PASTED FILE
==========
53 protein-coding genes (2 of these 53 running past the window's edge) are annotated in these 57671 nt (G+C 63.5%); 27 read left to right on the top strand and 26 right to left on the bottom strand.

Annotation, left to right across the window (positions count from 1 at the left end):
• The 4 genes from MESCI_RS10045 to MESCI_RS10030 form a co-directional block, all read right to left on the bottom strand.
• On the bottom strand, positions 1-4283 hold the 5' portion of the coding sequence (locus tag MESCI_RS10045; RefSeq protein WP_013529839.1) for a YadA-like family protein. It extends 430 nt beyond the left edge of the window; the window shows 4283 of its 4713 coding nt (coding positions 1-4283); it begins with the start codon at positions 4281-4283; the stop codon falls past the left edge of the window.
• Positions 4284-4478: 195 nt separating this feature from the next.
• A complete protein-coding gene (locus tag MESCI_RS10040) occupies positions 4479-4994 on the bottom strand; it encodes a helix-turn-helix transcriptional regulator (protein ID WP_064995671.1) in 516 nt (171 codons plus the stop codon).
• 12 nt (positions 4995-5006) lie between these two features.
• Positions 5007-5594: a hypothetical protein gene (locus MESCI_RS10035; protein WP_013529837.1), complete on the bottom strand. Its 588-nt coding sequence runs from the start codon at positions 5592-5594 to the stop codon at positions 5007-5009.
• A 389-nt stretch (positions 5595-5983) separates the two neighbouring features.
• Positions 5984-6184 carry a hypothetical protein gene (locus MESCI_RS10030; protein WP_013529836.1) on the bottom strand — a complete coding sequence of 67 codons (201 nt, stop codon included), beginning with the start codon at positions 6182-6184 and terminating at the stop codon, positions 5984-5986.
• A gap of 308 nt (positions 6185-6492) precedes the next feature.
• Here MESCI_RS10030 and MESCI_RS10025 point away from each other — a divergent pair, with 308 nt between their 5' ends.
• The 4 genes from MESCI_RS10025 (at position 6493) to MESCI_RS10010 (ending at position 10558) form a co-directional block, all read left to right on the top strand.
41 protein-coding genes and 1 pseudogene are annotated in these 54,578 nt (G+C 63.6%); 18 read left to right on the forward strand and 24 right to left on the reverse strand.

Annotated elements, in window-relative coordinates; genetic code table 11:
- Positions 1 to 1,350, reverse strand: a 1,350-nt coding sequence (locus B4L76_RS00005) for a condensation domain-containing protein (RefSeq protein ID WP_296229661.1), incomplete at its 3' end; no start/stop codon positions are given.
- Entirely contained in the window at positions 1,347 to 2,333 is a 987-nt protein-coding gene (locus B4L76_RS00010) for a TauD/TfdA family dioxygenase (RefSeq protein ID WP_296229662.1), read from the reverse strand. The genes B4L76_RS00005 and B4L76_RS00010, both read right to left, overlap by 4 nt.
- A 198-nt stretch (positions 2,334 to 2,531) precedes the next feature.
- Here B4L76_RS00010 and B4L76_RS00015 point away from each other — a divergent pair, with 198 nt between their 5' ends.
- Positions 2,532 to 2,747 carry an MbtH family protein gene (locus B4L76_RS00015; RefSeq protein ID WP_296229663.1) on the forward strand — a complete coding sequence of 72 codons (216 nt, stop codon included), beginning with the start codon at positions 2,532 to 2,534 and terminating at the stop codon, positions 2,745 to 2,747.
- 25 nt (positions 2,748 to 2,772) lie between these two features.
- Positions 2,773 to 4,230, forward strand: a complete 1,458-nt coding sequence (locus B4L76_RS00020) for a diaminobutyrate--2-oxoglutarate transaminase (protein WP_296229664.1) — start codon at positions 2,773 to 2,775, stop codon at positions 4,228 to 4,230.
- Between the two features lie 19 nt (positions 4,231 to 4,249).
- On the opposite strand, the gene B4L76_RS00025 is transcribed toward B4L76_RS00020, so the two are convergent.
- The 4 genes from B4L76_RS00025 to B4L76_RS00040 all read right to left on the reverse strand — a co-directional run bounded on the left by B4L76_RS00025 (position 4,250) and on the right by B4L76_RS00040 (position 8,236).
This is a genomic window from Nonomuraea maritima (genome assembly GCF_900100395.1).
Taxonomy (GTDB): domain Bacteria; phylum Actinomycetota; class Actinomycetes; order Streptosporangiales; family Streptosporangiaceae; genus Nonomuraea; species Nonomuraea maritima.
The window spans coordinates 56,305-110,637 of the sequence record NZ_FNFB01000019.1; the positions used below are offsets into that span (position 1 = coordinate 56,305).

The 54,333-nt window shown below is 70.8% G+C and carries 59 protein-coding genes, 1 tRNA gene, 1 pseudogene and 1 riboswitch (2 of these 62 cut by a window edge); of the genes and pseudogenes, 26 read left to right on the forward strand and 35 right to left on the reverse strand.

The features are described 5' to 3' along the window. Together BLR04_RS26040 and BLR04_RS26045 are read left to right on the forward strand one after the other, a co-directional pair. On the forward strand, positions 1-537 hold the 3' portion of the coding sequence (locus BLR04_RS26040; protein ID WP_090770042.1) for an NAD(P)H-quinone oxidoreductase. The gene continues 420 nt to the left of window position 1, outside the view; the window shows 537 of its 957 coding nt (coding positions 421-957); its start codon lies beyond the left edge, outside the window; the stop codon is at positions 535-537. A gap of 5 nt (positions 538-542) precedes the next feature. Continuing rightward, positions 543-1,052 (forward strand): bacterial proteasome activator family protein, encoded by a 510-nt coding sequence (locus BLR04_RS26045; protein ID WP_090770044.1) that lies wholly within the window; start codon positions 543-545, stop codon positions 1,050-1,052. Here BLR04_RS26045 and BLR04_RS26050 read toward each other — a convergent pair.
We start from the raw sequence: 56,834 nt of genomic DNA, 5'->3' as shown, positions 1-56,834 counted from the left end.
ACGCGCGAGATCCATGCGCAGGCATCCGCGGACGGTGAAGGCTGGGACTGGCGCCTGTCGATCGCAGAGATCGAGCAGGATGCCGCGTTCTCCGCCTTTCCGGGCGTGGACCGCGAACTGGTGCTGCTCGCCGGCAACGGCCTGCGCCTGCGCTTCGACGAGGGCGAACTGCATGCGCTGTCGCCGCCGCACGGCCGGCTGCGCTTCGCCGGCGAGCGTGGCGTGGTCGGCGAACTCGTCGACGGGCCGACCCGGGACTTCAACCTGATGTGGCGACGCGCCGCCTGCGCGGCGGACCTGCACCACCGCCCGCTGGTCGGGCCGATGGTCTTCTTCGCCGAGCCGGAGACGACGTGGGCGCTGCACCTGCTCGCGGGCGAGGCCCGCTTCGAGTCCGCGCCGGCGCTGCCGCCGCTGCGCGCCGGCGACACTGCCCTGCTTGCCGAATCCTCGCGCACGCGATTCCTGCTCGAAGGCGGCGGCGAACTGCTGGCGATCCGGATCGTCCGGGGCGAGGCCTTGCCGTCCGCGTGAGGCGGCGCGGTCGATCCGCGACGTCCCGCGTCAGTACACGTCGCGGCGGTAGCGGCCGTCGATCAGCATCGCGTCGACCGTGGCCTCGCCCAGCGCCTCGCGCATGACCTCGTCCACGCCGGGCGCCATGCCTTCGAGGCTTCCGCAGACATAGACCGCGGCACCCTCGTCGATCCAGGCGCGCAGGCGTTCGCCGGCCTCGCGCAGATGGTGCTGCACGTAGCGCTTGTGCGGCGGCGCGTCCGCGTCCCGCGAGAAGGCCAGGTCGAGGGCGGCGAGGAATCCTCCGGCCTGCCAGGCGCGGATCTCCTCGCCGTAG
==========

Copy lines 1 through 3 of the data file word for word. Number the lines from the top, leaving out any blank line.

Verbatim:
53 protein-coding genes (2 of these 53 running past the window's edge) are annotated in these 57671 nt (G+C 63.5%); 27 read left to right on the top strand and 26 right to left on the bottom strand.

Annotation, left to right across the window (positions count from 1 at the left end):
• The 4 genes from MESCI_RS10045 to MESCI_RS10030 form a co-directional block, all read right to left on the bottom strand.